|Glover, Jerry - THE LAND INSTITUTE|
|Dehaan, Lee - THE LAND INSTITUTE|
Submitted to: Agronomy Abstracts
Publication Type: Abstract Only
Publication Acceptance Date: June 1, 2003
Publication Date: November 1, 2003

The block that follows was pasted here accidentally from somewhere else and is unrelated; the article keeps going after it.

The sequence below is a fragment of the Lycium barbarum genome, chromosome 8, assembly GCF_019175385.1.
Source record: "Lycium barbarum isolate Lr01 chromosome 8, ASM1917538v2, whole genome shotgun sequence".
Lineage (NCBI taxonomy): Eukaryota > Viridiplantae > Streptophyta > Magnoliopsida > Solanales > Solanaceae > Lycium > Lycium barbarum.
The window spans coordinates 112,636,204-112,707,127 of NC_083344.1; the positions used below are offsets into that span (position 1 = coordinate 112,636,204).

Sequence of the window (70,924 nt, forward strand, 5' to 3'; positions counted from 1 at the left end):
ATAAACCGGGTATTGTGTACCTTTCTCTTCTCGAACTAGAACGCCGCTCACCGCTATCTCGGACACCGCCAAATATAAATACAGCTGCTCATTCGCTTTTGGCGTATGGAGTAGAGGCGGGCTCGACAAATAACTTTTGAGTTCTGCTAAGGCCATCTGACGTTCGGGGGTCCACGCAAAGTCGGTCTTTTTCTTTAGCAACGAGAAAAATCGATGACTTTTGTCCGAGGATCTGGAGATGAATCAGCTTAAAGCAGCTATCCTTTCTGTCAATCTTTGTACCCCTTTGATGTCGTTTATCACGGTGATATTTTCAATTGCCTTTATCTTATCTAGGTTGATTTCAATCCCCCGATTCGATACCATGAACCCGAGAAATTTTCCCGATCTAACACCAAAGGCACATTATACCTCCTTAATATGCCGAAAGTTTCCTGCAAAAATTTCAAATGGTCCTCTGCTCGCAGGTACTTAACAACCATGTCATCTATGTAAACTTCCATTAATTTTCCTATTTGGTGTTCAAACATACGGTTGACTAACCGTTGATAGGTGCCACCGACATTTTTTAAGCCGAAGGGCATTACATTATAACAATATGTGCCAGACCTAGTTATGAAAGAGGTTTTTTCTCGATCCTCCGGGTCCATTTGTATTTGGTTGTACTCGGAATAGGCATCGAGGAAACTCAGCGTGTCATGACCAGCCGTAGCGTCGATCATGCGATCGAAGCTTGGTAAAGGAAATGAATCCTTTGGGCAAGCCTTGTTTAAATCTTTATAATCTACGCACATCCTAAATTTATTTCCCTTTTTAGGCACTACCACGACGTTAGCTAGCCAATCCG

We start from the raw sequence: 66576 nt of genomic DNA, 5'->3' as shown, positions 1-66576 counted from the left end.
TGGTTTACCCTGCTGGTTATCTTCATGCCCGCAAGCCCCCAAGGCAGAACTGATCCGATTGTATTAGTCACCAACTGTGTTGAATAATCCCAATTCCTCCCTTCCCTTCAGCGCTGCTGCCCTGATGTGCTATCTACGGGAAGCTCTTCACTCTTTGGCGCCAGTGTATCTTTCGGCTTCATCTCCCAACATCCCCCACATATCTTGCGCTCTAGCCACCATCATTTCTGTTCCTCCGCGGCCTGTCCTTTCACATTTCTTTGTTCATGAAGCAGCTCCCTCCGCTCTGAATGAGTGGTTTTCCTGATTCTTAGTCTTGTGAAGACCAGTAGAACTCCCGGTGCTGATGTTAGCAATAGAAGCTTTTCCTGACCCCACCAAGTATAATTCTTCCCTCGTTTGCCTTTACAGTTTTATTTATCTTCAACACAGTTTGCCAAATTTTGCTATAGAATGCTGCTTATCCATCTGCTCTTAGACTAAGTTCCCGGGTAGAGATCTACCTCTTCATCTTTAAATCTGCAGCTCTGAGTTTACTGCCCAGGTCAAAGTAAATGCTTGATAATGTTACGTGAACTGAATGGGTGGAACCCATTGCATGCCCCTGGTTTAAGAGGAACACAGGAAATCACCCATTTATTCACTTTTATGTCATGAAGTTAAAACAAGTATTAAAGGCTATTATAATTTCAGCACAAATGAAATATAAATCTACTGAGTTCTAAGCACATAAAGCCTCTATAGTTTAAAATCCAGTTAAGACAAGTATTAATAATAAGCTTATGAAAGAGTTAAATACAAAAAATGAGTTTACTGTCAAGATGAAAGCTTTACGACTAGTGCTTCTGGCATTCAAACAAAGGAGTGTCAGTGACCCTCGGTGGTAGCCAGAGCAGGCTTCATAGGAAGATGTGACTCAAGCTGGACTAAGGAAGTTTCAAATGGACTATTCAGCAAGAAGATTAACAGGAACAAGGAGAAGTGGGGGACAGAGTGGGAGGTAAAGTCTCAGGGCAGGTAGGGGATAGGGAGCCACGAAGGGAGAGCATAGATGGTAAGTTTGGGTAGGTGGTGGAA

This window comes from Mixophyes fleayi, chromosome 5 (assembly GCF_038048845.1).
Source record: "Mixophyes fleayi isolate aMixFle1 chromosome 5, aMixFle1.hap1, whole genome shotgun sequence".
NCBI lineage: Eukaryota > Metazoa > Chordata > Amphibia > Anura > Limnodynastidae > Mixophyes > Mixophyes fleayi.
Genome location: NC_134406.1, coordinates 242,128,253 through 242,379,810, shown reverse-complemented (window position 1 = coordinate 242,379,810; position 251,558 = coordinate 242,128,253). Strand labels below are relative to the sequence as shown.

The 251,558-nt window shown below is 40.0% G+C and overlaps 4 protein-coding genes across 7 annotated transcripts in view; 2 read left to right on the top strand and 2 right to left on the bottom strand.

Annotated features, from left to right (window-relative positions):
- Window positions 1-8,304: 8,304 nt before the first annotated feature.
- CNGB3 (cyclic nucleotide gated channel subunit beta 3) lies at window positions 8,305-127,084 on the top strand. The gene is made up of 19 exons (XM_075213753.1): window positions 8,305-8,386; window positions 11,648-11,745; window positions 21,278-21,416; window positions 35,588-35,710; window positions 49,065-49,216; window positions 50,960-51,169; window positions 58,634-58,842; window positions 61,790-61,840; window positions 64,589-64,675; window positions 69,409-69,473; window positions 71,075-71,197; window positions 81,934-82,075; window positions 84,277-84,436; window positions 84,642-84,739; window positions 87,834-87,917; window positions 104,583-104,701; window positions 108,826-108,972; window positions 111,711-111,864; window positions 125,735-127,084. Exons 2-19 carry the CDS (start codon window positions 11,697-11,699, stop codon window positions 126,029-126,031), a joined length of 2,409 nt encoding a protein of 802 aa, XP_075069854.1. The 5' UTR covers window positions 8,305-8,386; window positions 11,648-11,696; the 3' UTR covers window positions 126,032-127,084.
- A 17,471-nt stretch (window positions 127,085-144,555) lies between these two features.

Citation: Glover, J.D., Huggins, D.R., Dehaan, L.R. 2003. Nutrient export from annual monoculture and perennial polyculture production systems [abstract]. Agronomy Abstracts. Paper no. S06-glover56902-oral. Technical Abstract: Shrinking global resources and a growing human population places agriculture as this century's number one social and environmental challenge. Perennial grain systems (Natural Systems Agriculture) have been proposed as a viable way to meet that challenge. The objective of this study was to determine the ability of perennial polycultures, relative to annual monocultures, to sustain long-term nutrient yields and maintain soil quality. The study included 3 pairs of adjacent Kansas hay meadows (unfertilized) and wheat fields (fertilized). All sites have been in production for more than 75 yrs. Cumulative 75-yr nitrogen (N), phosphorus (P), and potassium (K) yields from county hay meadows are 100%, 75%, and 500%, respectively, of those from county wheat fields. Current annual N, P, and K yields from the study's hay meadows are 68%, 52%, and 348%, respectively, of the study's wheat fields. The wheat fields have 30-40% lower soil organic matter and total soil N levels (0-50 cm) than the hay meadows. The difference in kg total soil N per ha between wheat fields and hay meadows roughly equals the amount exported in grain over the past 75 yrs. Perennial polycultures can sustain high, long-term nutrient exports and maintain higher soil quality than annual monocultures. If high-yielding perennial grain crops are developed they have great potential to meet the need for truly sustainable farming practices.